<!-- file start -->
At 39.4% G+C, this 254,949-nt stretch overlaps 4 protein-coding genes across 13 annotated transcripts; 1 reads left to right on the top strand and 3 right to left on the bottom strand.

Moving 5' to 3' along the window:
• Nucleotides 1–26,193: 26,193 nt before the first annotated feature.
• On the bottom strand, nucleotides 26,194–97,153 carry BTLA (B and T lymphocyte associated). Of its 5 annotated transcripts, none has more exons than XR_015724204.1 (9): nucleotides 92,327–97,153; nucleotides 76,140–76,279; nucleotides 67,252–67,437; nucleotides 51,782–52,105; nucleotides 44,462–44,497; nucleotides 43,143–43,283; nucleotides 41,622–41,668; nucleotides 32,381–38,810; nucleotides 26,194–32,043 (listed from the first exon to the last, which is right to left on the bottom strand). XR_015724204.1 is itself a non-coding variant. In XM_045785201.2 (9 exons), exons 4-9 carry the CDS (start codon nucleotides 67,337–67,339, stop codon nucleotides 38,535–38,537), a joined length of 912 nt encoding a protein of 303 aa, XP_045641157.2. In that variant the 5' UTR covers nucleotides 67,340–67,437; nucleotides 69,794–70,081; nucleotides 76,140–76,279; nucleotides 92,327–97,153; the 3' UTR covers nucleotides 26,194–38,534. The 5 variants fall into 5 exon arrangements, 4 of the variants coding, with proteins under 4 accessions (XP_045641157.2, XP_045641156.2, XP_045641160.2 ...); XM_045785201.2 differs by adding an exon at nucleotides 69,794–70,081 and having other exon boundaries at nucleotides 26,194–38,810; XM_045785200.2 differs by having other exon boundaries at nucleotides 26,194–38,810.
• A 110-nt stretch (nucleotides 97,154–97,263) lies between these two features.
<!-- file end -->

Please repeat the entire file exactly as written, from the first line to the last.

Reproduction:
At 39.4% G+C, this 254,949-nt stretch overlaps 4 protein-coding genes across 13 annotated transcripts; 1 reads left to right on the top strand and 3 right to left on the bottom strand.

Moving 5' to 3' along the window:
• Nucleotides 1–26,193: 26,193 nt before the first annotated feature.
• On the bottom strand, nucleotides 26,194–97,153 carry BTLA (B and T lymphocyte associated). Of its 5 annotated transcripts, none has more exons than XR_015724204.1 (9): nucleotides 92,327–97,153; nucleotides 76,140–76,279; nucleotides 67,252–67,437; nucleotides 51,782–52,105; nucleotides 44,462–44,497; nucleotides 43,143–43,283; nucleotides 41,622–41,668; nucleotides 32,381–38,810; nucleotides 26,194–32,043 (listed from the first exon to the last, which is right to left on the bottom strand). XR_015724204.1 is itself a non-coding variant. In XM_045785201.2 (9 exons), exons 4-9 carry the CDS (start codon nucleotides 67,337–67,339, stop codon nucleotides 38,535–38,537), a joined length of 912 nt encoding a protein of 303 aa, XP_045641157.2. In that variant the 5' UTR covers nucleotides 67,340–67,437; nucleotides 69,794–70,081; nucleotides 76,140–76,279; nucleotides 92,327–97,153; the 3' UTR covers nucleotides 26,194–38,534. The 5 variants fall into 5 exon arrangements, 4 of the variants coding, with proteins under 4 accessions (XP_045641157.2, XP_045641156.2, XP_045641160.2 ...); XM_045785201.2 differs by adding an exon at nucleotides 69,794–70,081 and having other exon boundaries at nucleotides 26,194–38,810; XM_045785200.2 differs by having other exon boundaries at nucleotides 26,194–38,810.
• A 110-nt stretch (nucleotides 97,154–97,263) lies between these two features.